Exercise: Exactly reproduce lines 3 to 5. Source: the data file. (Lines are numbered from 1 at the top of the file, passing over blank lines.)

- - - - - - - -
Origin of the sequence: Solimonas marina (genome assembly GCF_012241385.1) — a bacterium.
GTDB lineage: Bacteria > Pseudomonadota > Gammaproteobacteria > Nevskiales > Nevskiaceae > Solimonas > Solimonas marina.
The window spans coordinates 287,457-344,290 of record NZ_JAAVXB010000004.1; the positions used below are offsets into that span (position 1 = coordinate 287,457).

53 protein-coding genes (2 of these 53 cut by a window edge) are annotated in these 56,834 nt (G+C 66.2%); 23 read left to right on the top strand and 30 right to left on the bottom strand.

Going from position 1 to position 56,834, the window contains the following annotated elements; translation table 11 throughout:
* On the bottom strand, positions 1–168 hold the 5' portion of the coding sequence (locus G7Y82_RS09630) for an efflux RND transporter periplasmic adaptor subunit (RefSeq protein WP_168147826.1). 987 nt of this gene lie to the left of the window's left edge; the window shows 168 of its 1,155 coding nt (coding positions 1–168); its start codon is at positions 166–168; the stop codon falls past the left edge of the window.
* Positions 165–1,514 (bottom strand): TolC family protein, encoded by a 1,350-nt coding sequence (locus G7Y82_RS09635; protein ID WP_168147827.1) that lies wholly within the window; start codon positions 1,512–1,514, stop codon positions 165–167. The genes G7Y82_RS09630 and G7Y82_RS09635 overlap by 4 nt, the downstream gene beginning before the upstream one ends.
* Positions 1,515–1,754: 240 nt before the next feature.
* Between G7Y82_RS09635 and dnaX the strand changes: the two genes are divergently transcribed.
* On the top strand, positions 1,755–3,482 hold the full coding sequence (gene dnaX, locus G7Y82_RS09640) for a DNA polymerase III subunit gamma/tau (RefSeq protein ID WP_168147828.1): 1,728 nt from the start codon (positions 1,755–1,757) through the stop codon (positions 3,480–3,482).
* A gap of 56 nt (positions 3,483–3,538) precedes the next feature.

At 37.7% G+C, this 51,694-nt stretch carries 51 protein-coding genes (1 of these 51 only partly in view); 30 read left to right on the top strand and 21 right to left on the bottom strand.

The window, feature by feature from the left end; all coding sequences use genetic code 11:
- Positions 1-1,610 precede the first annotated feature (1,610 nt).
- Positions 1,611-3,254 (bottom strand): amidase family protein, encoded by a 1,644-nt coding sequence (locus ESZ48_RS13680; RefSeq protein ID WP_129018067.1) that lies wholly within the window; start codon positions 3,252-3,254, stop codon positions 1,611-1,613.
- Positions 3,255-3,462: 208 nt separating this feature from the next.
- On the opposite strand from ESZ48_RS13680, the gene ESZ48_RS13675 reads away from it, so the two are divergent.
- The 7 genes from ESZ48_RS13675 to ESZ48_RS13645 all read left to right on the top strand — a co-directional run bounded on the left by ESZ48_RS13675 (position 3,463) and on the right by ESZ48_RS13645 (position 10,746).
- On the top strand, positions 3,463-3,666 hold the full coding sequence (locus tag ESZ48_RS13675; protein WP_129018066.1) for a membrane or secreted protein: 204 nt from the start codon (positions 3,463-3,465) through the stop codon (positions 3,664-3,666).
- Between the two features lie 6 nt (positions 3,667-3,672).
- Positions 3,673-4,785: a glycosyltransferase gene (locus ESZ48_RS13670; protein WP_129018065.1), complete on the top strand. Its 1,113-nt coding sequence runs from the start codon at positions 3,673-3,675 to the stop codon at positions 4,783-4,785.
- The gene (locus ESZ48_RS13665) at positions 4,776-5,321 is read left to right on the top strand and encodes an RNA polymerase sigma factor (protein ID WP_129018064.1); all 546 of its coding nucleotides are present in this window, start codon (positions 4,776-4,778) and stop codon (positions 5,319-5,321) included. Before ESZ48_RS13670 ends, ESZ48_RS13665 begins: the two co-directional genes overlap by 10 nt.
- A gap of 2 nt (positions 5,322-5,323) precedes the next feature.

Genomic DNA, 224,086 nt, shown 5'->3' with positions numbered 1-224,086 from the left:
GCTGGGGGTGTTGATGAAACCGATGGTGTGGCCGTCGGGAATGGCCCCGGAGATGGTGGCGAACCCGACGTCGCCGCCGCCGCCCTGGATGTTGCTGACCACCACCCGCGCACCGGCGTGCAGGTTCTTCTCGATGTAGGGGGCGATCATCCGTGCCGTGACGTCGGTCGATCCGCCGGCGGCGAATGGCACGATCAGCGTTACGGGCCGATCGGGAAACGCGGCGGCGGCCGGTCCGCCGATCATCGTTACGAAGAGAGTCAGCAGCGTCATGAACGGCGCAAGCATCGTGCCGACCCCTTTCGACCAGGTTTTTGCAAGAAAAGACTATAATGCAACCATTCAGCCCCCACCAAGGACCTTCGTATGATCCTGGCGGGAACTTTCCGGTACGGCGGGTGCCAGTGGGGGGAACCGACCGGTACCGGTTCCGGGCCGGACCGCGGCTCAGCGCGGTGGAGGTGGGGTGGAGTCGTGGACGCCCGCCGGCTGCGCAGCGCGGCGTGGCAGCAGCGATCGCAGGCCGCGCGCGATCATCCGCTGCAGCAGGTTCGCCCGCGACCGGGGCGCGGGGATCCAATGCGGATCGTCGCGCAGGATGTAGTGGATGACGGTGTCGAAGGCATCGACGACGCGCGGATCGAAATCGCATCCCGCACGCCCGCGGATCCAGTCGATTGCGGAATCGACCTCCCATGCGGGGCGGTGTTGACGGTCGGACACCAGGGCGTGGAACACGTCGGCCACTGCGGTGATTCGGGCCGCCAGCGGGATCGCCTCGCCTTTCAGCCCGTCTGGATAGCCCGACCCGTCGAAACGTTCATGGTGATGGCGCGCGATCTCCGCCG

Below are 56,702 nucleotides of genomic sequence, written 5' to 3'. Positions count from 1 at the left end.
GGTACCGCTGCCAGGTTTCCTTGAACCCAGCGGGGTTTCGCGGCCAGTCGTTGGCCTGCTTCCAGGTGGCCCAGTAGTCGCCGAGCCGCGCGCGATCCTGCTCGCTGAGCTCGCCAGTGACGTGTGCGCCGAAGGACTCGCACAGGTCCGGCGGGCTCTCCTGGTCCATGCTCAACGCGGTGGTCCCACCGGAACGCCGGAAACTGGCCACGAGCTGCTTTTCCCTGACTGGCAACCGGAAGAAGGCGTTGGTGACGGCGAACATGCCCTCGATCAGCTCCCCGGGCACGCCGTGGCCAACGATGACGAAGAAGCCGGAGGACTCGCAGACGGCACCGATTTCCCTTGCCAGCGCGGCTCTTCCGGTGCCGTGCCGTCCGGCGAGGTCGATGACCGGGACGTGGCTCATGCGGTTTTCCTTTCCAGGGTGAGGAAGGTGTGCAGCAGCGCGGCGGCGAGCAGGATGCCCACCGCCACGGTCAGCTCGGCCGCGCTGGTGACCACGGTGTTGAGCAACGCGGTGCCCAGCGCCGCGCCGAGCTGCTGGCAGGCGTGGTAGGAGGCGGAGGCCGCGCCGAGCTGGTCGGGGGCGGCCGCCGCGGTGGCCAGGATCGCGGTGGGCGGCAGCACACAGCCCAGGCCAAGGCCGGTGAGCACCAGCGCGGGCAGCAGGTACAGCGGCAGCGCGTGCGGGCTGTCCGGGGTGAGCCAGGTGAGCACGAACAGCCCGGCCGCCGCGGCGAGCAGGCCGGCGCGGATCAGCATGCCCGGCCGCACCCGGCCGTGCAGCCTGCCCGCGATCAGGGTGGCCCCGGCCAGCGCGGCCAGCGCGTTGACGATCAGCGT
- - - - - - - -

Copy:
The window spans coordinates 287,457-344,290 of record NZ_JAAVXB010000004.1; the positions used below are offsets into that span (position 1 = coordinate 287,457).

53 protein-coding genes (2 of these 53 cut by a window edge) are annotated in these 56,834 nt (G+C 66.2%); 23 read left to right on the top strand and 30 right to left on the bottom strand.

Going from position 1 to position 56,834, the window contains the following annotated elements; translation table 11 throughout: